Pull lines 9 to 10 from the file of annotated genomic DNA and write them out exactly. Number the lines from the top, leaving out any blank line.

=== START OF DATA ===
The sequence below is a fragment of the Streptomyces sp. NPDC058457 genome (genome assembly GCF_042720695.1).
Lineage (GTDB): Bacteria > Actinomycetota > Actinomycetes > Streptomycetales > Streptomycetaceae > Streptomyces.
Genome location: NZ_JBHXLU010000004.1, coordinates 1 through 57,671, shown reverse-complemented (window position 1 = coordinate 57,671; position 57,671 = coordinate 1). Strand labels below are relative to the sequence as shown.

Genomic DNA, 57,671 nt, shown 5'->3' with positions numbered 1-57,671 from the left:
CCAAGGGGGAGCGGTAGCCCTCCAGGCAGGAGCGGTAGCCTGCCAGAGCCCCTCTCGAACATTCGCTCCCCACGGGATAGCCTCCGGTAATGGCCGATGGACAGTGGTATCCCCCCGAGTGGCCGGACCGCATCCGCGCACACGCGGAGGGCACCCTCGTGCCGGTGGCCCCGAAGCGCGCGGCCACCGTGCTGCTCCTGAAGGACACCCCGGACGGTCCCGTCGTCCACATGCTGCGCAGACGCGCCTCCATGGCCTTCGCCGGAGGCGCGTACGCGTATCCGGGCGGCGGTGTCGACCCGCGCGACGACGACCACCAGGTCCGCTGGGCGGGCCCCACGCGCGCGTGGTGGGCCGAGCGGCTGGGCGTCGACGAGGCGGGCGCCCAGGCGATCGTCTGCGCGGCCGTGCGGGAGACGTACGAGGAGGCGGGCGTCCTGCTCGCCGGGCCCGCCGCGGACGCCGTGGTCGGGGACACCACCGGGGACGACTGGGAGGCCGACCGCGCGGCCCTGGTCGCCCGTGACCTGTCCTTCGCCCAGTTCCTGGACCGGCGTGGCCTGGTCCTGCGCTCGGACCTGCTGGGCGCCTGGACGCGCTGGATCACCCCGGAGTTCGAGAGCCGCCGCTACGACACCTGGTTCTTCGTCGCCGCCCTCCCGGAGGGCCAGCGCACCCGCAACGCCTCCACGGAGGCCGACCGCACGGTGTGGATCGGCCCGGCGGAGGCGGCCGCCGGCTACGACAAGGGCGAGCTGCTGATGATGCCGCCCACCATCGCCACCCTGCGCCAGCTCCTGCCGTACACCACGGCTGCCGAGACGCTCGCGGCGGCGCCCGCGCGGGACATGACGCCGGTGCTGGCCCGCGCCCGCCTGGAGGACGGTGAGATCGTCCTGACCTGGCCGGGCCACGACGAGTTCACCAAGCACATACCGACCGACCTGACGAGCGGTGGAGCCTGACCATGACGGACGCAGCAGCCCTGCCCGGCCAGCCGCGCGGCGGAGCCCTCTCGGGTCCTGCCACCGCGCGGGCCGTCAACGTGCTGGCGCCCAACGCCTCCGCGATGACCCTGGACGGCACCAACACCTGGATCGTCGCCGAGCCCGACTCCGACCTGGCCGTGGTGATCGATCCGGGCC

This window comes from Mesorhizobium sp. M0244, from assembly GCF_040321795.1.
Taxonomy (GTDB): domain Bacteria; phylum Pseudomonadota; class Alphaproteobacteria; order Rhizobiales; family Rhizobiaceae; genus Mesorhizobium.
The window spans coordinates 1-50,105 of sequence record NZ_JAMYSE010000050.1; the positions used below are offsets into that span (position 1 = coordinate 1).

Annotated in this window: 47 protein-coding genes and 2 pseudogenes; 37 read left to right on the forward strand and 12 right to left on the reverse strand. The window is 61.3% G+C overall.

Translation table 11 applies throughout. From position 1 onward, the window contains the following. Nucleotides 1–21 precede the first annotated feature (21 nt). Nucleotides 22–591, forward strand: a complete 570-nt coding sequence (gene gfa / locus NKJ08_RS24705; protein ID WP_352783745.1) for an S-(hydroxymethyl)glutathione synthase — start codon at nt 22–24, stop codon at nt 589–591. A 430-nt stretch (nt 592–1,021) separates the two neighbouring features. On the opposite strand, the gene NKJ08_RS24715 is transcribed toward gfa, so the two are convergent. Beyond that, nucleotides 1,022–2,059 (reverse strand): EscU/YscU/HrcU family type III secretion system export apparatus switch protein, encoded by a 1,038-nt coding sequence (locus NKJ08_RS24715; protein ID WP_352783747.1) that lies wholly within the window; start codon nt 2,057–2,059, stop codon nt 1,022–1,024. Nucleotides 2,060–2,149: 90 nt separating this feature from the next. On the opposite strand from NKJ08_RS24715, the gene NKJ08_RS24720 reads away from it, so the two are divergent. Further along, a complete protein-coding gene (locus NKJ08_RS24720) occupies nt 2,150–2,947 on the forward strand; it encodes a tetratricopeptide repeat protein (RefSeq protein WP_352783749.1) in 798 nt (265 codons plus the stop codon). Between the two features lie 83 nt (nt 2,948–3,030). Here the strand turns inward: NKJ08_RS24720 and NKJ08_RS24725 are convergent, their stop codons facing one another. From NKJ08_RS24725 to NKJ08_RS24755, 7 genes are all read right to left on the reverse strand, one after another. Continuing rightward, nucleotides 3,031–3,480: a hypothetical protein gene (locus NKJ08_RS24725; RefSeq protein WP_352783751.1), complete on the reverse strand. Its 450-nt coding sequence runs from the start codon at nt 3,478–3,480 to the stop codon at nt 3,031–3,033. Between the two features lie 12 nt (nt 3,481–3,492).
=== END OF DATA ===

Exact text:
Annotated in this window: 47 protein-coding genes and 2 pseudogenes; 37 read left to right on the forward strand and 12 right to left on the reverse strand. The window is 61.3% G+C overall.

Translation table 11 applies throughout. From position 1 onward, the window contains the following. Nucleotides 1–21 precede the first annotated feature (21 nt). Nucleotides 22–591, forward strand: a complete 570-nt coding sequence (gene gfa / locus NKJ08_RS24705; protein ID WP_352783745.1) for an S-(hydroxymethyl)glutathione synthase — start codon at nt 22–24, stop codon at nt 589–591. A 430-nt stretch (nt 592–1,021) separates the two neighbouring features. On the opposite strand, the gene NKJ08_RS24715 is transcribed toward gfa, so the two are convergent. Beyond that, nucleotides 1,022–2,059 (reverse strand): EscU/YscU/HrcU family type III secretion system export apparatus switch protein, encoded by a 1,038-nt coding sequence (locus NKJ08_RS24715; protein ID WP_352783747.1) that lies wholly within the window; start codon nt 2,057–2,059, stop codon nt 1,022–1,024. Nucleotides 2,060–2,149: 90 nt separating this feature from the next. On the opposite strand from NKJ08_RS24715, the gene NKJ08_RS24720 reads away from it, so the two are divergent. Further along, a complete protein-coding gene (locus NKJ08_RS24720) occupies nt 2,150–2,947 on the forward strand; it encodes a tetratricopeptide repeat protein (RefSeq protein WP_352783749.1) in 798 nt (265 codons plus the stop codon). Between the two features lie 83 nt (nt 2,948–3,030). Here the strand turns inward: NKJ08_RS24720 and NKJ08_RS24725 are convergent, their stop codons facing one another. From NKJ08_RS24725 to NKJ08_RS24755, 7 genes are all read right to left on the reverse strand, one after another. Continuing rightward, nucleotides 3,031–3,480: a hypothetical protein gene (locus NKJ08_RS24725; RefSeq protein WP_352783751.1), complete on the reverse strand. Its 450-nt coding sequence runs from the start codon at nt 3,478–3,480 to the stop codon at nt 3,031–3,033. Between the two features lie 12 nt (nt 3,481–3,492).